“This event really does hit home for me, because one of the things I did a lot of years ago, before I was ever elected was led an effort to get help for mental health issues, and securing against mental health officer for each county. I had to figure out how to get it funded and again, I was just a person on the street with a burden on my heart. We have to come together, I got some folks and it passed in the Senate. to sponsor it for us, I figured out how we, we could fund it. Because the big problem you had was a lot of times someone that had mental health issues, were getting arrested and they were being put in jail and a regular jail, and they were getting assaulted in so many ways. This allowed for a buffer time for them to be taken care of before. Also I’ve also coached for about 17 years football, baseball. So a lot of the young men I’ve coached, have had issues, either military or otherwise and so there’s a lot of connections with the discipline, assisted with him when I was in high school as well.”

During his speech, Senator Kelley presented Fred Smith, Vice President of the Community Partnerships, Community Foundation of Northeast Alabama, with a resolution from The Senate of Alabama commending the Community Foundation of Northeast Alabama for supporting the Out of the Shadows Mental Health Summit. The resolution recognized the foundation’s commitment to advancing mental health initiatives and providing essential resources to communities across the region.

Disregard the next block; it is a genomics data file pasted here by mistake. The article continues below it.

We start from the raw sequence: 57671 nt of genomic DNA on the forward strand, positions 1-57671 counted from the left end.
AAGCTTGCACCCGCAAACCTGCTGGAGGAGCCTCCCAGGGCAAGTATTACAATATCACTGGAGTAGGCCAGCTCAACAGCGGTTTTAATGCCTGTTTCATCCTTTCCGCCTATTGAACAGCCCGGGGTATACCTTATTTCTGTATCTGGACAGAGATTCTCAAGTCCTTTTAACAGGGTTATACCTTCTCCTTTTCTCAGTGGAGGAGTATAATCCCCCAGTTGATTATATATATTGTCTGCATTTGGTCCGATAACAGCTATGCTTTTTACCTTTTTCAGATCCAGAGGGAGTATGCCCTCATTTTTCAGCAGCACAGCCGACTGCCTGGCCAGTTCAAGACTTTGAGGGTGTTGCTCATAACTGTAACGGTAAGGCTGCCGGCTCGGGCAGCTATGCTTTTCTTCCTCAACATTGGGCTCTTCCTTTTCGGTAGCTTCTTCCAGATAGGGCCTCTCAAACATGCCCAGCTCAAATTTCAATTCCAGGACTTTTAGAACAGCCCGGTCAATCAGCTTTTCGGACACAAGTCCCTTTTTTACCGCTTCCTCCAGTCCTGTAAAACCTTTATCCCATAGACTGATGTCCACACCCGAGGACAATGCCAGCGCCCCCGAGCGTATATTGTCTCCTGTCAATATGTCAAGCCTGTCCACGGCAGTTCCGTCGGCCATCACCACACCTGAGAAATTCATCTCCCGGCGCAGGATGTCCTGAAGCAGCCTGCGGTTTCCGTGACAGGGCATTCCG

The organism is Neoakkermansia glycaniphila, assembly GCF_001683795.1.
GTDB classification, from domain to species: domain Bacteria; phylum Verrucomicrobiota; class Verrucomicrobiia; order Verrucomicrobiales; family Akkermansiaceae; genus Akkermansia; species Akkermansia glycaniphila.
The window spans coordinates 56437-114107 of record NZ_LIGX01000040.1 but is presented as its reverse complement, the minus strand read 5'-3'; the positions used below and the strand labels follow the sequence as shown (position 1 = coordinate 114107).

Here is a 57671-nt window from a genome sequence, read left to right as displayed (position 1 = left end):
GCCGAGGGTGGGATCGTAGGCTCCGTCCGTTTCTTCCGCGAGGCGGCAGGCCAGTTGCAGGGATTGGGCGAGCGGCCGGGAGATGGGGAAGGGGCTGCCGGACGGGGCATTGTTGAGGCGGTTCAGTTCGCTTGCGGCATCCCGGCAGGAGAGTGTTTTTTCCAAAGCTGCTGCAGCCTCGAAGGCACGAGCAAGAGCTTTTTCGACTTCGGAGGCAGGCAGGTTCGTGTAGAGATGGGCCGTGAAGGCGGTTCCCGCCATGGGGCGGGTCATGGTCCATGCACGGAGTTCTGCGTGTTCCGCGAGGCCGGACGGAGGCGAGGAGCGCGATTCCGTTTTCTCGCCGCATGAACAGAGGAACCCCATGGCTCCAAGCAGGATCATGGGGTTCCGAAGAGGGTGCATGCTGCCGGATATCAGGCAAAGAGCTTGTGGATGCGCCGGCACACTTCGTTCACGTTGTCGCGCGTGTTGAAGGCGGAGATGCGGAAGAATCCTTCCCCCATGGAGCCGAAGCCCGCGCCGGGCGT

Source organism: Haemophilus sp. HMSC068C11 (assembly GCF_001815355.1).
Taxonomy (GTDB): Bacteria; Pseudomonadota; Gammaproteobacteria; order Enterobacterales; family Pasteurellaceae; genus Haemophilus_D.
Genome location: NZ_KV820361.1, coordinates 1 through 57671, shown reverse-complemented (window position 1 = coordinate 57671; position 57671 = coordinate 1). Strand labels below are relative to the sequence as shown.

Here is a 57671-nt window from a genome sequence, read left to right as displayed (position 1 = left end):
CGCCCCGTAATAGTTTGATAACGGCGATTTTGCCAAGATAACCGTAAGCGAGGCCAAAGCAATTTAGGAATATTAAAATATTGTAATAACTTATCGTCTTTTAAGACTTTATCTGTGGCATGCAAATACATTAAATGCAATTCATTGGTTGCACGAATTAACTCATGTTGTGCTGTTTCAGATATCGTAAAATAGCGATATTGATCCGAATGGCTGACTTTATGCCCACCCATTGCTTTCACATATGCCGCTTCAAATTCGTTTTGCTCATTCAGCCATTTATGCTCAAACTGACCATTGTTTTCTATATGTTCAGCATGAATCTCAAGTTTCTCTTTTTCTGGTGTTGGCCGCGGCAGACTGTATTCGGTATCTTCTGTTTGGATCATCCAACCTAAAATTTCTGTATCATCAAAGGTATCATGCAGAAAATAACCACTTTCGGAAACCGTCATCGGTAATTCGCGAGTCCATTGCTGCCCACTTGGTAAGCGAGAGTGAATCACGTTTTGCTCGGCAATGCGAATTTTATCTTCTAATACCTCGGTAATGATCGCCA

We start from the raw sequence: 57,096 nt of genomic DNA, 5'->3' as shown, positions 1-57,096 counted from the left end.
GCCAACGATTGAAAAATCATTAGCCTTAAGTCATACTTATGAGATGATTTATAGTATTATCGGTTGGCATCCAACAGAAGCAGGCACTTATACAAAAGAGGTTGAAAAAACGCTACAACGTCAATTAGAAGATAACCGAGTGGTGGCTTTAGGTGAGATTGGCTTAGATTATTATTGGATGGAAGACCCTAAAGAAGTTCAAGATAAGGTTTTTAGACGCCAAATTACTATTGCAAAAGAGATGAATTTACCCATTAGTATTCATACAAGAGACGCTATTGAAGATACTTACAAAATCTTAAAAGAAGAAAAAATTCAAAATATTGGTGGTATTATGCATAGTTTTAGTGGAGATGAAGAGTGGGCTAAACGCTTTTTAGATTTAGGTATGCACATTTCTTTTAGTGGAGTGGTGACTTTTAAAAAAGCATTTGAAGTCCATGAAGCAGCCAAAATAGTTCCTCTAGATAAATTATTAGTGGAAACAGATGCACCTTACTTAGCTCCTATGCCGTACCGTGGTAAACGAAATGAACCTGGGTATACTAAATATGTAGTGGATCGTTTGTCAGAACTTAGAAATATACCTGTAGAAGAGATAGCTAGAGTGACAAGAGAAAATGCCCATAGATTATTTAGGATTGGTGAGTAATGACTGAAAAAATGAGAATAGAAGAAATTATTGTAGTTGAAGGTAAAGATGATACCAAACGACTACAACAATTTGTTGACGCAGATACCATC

The summit also featured additional speakers and topics, including:

– Dr. Linda White & Teresa Price: “A Family Practice Perspective on Mental Illness and Substance Use Disorders”
– Dr. Angela Walker: “Begone Tight Lips: Conversations About Miscarriages”
– Mamta Mishra: “Energy Management for Caregivers”
– Danielle Hall: “Sound Therapy for Self Care”
– Tricia Nelson, Haley Helms Jennings, and Edith K Couch: “People, Pets, and Therapy”
– Dr. Mindi Amberson: “Unplugging the Mind: Navigating the Intersection of Technology Dependence and Mental Health Across Lifespan”
– Rev. John G. McDonald: “¿Me entendiste? The Mental Health Challenges Faced by Non-English Speakers in Northeast Alabama”
– Dorothy McDermott: “Get Well: A Fresh Perspective on Mental Wellness”
– Tiffany DeBoer Owens: “Leveraging Social Media to Promote Your Agency Message”
– Jessica Mayberry: “Quieting the Mind and Healing from Trauma Through Yoga”
– Robert Luna: “Rob’s Walk Across America”
– Gloria Johnson & Vanna Sanderson: “What the Heck has Happened Here? Caregiver Responsibilities, Challenges, and Role Reversal”
– Carol Hudson, Vicki Shelley, and Sherry Brown: “Equine Assisted Activities to Engage, Enlighten, and Empower Those with Special Needs”

Overall, the Out of the Shadows Summit served as a powerful platform for raising awareness, fostering dialogue, and promoting positive change in the realm of mental health. By bringing together professionals, advocates, and community members, the event underscored the importance of collective action in addressing mental health challenges and supporting those affected by them.

As the summit concluded, attendees left with a renewed sense of purpose and determination to continue the conversation and drive progress in mental health advocacy. The event’s impact is expected to resonate long after its conclusion, as communities across Oxford and beyond work together to prioritize mental wellness and support those in need.

Out of Darkness Summit

Out of Darkness Summit

Out of Darkness Summit

Out of Darkness Summit

Out of Darkness Summit